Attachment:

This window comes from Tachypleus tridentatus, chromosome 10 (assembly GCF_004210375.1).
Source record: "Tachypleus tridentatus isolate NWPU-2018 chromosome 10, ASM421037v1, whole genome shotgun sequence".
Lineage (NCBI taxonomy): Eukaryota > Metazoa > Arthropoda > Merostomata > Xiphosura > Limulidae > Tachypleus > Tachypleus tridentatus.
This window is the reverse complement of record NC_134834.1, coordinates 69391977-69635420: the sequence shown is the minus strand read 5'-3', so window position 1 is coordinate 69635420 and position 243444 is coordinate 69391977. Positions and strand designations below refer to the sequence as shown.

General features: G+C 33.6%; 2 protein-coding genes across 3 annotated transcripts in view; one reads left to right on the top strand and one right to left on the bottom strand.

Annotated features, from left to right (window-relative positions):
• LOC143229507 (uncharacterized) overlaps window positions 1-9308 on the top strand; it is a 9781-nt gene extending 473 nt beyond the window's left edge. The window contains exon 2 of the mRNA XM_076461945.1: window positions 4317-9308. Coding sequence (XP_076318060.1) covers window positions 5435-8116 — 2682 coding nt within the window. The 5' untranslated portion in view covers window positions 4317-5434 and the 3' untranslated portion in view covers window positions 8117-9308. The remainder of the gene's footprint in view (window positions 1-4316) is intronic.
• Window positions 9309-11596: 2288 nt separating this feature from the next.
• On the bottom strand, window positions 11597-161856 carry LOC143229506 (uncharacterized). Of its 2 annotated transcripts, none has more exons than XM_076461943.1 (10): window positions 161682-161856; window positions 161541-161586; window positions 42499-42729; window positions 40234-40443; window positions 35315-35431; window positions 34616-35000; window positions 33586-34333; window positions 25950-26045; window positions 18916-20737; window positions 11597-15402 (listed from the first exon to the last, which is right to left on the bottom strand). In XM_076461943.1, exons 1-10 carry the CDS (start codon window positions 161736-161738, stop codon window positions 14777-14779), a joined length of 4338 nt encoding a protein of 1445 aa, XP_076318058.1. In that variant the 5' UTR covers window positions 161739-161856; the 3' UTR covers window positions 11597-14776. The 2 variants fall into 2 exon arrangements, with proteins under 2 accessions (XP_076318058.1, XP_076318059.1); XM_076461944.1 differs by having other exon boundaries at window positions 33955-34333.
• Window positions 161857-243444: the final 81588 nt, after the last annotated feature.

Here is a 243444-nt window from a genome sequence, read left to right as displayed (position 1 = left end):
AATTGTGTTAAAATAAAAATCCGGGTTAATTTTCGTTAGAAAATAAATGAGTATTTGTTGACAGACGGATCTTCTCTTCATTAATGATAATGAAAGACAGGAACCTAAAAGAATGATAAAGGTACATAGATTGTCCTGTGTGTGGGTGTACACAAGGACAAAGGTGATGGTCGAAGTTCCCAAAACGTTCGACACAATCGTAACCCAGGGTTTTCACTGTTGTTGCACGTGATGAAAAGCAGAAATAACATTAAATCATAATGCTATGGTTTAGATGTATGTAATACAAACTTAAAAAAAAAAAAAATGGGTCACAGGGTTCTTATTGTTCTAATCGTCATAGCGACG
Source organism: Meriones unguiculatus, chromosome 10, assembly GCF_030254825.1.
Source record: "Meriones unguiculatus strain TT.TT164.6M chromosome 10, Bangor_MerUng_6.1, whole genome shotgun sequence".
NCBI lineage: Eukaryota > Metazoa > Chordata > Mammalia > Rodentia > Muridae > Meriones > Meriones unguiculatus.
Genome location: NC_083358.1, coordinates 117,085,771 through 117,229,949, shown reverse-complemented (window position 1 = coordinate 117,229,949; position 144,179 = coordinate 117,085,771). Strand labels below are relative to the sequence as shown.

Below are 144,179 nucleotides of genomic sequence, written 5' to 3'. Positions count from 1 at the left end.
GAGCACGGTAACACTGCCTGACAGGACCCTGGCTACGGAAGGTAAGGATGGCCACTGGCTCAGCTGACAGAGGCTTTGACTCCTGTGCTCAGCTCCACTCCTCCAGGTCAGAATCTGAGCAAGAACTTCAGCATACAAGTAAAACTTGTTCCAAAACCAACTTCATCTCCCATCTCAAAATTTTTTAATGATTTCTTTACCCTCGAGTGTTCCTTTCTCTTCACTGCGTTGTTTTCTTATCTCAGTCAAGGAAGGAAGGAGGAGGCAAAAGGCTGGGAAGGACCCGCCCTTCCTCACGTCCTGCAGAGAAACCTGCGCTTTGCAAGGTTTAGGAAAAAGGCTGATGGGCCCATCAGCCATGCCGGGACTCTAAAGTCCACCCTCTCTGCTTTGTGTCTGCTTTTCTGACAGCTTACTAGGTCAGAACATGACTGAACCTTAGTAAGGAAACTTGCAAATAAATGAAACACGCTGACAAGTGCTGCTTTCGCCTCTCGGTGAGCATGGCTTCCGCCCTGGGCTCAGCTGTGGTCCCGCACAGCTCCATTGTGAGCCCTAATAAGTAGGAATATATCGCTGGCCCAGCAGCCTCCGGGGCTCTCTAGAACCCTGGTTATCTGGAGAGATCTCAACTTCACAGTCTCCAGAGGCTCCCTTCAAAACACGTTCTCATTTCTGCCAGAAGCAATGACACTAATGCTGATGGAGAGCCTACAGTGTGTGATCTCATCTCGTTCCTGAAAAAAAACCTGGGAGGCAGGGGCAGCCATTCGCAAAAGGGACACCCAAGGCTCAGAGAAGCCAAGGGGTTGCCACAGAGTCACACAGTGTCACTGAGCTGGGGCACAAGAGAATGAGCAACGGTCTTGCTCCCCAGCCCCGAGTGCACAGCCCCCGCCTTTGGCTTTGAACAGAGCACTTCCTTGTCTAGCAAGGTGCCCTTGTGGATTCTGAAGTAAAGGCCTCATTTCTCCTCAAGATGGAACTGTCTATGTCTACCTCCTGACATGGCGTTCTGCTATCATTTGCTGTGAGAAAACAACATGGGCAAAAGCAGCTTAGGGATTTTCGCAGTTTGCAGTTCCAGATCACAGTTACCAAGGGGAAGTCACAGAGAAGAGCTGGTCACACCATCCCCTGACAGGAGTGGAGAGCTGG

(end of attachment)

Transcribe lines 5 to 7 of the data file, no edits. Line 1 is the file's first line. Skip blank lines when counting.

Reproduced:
General features: G+C 33.6%; 2 protein-coding genes across 3 annotated transcripts in view; one reads left to right on the top strand and one right to left on the bottom strand.

Annotated features, from left to right (window-relative positions):
• LOC143229507 (uncharacterized) overlaps window positions 1-9308 on the top strand; it is a 9781-nt gene extending 473 nt beyond the window's left edge. The window contains exon 2 of the mRNA XM_076461945.1: window positions 4317-9308. Coding sequence (XP_076318060.1) covers window positions 5435-8116 — 2682 coding nt within the window. The 5' untranslated portion in view covers window positions 4317-5434 and the 3' untranslated portion in view covers window positions 8117-9308. The remainder of the gene's footprint in view (window positions 1-4316) is intronic.